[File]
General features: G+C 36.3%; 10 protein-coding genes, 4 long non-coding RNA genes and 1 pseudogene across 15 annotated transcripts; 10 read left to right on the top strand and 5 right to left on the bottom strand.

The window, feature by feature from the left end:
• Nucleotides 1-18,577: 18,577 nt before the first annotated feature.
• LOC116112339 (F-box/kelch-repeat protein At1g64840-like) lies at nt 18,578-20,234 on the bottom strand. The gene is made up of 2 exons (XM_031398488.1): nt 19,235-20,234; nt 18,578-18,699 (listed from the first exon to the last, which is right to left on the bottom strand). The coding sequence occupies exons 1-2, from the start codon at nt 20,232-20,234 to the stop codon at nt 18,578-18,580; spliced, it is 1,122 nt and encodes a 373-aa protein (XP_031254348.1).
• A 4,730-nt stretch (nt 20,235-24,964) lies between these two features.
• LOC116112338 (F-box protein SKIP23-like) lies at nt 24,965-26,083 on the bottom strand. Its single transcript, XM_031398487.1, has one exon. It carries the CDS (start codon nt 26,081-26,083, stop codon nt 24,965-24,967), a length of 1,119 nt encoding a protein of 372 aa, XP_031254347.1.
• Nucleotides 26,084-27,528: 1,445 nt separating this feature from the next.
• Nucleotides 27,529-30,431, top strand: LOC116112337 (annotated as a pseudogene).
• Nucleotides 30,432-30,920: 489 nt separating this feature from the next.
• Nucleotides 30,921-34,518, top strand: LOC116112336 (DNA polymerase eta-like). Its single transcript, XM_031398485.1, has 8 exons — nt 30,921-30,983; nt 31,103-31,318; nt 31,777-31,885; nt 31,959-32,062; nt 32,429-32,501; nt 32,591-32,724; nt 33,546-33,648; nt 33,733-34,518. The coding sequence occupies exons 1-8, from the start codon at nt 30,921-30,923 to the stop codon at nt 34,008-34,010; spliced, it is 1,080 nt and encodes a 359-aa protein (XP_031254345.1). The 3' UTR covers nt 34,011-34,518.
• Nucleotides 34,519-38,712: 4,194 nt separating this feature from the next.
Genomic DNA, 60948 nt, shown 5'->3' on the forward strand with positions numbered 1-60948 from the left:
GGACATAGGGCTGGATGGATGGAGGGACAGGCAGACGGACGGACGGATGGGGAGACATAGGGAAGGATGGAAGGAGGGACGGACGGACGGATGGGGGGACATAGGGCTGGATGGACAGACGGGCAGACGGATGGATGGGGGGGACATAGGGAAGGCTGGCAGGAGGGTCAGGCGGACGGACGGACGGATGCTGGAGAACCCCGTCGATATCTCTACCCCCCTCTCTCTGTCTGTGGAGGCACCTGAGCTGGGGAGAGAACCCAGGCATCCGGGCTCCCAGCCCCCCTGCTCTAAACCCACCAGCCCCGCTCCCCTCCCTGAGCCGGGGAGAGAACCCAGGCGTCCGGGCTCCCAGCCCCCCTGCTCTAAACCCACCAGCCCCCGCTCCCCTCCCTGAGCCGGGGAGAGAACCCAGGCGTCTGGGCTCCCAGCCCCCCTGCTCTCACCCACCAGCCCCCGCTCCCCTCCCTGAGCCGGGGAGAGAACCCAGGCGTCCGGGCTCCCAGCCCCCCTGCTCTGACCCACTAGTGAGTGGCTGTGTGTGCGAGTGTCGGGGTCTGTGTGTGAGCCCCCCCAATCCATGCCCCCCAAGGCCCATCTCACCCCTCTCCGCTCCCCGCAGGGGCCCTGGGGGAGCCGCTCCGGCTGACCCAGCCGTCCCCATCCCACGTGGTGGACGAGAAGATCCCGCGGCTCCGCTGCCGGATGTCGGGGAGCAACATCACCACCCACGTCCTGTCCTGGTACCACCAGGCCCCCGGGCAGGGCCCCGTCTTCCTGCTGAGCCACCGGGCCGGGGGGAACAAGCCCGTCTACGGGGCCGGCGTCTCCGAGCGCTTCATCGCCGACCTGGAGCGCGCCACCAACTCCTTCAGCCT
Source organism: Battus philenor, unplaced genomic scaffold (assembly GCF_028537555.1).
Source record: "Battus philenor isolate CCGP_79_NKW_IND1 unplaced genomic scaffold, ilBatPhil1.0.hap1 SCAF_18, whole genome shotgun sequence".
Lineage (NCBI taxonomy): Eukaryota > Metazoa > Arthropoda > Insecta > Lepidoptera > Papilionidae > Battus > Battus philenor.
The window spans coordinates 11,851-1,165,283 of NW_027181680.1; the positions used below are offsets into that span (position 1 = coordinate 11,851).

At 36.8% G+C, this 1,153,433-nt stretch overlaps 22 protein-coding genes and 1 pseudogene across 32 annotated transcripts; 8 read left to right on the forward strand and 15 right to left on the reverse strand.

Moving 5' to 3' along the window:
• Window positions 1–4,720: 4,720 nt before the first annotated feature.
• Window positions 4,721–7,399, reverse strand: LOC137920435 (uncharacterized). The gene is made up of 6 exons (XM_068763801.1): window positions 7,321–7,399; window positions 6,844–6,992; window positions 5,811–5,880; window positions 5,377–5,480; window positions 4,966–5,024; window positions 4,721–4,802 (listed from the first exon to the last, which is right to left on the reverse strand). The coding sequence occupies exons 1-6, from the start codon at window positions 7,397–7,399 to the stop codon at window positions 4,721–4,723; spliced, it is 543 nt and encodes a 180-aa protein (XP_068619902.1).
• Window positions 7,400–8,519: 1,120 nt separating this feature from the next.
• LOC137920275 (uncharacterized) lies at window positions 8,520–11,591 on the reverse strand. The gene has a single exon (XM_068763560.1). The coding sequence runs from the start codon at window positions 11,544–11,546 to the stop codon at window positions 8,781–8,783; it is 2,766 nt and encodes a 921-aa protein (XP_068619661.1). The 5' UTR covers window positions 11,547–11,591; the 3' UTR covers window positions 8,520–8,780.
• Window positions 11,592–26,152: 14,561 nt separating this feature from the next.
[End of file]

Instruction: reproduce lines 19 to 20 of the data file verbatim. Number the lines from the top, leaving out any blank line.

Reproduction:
Moving 5' to 3' along the window:
• Window positions 1–4,720: 4,720 nt before the first annotated feature.